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I have a question about connected sums in 3-dimensional spaces in relation to normal surfaces. I was reading the paper https://arxiv.org/abs/math/9712269 by Joel Hass, which at one point outlines a proof of "Knesers Theorem", which states that a triangulated $3$-dimensional manifold (without boundary) $M$ can be decomposed non-trivially along $2$-spheres (in terms of the connected sum) up to a number of times bounded by a constant $k(M)$ dependent on $M$ and its triangulation.

For the proof, the notion of a normal surface was introduced, which is a surface embedded in $M$ which is a disjoint union of normal triangles or normal quadrilaterals, where the latter are intersecting a tetrahedron of $M$ in 3 or 4 edges and faces.

At Page 7 in the proof, the notion of a "punctured ball" is introduced, which is just defined as "a ball with some open balls removed". At Page 8 in the proof it is mentioned, that if we use a separating (normal) $2$-sphere $S$ to decompose $M$ into a connected sum and $S$ bounds a punctured ball, then one of the summands in the connected sum is trivial, meaning its homeomorphic to $S^3$. I can't get my head around the following things:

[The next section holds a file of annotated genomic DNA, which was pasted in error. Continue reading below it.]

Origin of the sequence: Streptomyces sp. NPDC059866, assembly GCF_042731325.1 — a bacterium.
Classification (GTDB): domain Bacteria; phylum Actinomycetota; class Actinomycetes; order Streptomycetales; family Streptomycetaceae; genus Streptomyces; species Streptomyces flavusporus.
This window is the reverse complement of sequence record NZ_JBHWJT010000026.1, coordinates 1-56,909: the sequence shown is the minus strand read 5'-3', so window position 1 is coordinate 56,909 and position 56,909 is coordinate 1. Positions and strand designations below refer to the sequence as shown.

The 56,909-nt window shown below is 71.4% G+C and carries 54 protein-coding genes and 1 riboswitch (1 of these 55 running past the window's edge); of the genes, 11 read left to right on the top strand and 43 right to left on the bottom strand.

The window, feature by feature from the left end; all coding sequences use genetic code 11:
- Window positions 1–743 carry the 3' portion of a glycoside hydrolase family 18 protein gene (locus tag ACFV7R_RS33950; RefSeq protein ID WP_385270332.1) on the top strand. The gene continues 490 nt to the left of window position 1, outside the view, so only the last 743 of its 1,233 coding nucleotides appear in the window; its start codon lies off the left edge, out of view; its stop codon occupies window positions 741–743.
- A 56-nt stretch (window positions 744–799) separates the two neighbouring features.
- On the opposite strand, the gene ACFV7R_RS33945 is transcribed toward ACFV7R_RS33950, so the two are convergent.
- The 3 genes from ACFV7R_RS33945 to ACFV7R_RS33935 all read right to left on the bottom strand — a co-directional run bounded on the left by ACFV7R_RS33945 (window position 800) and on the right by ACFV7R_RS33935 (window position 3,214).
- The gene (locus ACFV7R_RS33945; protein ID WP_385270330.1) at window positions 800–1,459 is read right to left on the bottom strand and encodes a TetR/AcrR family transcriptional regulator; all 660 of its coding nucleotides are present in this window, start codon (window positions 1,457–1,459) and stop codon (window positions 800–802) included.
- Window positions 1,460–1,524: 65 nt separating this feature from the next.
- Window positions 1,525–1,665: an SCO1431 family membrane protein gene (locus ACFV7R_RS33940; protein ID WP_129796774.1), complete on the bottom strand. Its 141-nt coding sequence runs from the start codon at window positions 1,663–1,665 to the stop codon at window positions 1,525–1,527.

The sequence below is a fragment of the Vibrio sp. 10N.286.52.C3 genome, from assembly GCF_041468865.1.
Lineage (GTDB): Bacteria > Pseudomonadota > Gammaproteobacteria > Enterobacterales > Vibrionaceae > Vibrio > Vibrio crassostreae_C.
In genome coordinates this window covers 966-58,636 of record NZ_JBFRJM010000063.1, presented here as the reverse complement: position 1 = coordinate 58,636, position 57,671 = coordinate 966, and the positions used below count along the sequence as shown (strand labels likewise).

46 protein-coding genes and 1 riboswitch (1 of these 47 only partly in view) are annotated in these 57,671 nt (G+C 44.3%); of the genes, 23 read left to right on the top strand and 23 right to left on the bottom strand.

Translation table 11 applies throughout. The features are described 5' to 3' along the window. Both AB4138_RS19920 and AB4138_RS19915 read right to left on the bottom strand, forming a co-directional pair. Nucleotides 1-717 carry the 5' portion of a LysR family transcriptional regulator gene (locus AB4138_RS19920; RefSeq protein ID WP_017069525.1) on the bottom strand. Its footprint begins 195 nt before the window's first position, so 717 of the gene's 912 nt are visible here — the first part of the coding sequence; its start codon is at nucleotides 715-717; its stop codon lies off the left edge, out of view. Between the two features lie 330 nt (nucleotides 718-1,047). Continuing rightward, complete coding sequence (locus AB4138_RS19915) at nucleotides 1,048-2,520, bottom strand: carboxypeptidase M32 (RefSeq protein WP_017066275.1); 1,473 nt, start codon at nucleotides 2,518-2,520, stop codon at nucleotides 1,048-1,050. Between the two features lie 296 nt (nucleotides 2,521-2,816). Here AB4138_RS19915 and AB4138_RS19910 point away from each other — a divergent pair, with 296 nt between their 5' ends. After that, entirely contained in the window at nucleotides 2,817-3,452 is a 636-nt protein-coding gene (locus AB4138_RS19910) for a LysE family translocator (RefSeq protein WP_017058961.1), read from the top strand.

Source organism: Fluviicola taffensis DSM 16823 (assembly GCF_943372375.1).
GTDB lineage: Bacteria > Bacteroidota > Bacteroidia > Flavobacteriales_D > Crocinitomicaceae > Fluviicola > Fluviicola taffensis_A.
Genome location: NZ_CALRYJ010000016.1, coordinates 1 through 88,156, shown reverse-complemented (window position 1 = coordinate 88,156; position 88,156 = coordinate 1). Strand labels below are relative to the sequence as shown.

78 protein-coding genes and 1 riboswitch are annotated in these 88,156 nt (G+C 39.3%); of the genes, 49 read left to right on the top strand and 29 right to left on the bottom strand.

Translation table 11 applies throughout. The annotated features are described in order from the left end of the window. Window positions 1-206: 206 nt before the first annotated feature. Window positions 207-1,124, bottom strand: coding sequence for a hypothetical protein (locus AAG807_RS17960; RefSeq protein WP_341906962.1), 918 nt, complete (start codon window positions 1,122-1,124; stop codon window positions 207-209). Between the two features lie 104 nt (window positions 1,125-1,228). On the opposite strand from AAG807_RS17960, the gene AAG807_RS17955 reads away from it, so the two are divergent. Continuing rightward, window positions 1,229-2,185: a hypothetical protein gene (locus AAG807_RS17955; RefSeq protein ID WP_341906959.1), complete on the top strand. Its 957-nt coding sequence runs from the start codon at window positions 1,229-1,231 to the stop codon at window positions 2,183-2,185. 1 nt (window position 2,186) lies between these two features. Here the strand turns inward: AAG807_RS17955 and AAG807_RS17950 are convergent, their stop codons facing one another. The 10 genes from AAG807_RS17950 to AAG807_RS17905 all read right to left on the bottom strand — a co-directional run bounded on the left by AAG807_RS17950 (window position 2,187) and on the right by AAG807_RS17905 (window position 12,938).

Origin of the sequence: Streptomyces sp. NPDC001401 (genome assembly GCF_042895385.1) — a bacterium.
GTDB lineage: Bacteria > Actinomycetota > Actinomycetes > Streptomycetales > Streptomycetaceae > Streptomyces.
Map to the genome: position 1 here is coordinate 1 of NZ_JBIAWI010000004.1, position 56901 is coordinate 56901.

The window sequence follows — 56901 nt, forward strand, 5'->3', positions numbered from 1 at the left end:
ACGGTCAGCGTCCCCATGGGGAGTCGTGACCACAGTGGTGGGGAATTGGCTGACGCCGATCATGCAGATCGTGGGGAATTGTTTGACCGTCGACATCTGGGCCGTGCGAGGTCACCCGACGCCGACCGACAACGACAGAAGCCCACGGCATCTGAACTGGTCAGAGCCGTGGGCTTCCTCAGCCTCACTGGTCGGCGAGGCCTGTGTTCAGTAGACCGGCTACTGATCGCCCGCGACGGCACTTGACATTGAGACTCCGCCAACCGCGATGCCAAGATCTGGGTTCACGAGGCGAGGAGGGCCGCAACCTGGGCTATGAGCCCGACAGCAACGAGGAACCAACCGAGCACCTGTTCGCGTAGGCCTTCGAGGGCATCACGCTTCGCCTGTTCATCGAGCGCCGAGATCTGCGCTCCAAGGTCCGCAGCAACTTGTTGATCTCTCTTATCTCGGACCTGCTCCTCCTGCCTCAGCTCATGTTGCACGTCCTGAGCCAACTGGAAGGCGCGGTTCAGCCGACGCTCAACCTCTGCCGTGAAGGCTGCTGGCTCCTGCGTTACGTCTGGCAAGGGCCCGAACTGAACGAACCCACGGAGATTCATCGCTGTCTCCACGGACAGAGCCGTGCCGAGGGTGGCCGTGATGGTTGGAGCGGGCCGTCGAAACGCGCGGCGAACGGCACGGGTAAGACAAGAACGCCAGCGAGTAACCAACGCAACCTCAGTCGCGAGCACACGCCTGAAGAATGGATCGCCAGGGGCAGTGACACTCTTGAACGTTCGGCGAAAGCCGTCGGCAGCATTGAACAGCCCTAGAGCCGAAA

1. Do we have specific extra conditions regarding the definition of a punctured ball? For example that we only allow for finitely many open balls cut out or that they have to be completely enclosed in the main ball?
  2. I can't really see why a $2$-sphere bounding a punctured ball leads to a $S^3$-summand. Is it a simple trick I don't see (maybe having to do with normal $2$-sphere) or is this maybe done by calculation of homology groups? I think I am missing something important here.

I appreciate any kind of help and ideas, thanks in advance for your time!

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  1. Yes, there are finitely many and they have disjoint closures.

  2. The summands (by definition of the connect sum) are gotten by gluing 3-balls to each 2-sphere in a connected region in the complement of the 2-spheres, This results in a 3-manifold with no boundary for each component.

If one of the summands is a punctured 3-ball then gluing in 3-balls to each boundary 2-sphere (ie filling back in the punctures) results in a 3-sphere, which is a trivial summand.

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  • $\begingroup$ Okay I understand it know, thanks for your answer! $\endgroup$
    – Mathdealer
    Jan 30, 2021 at 7:43

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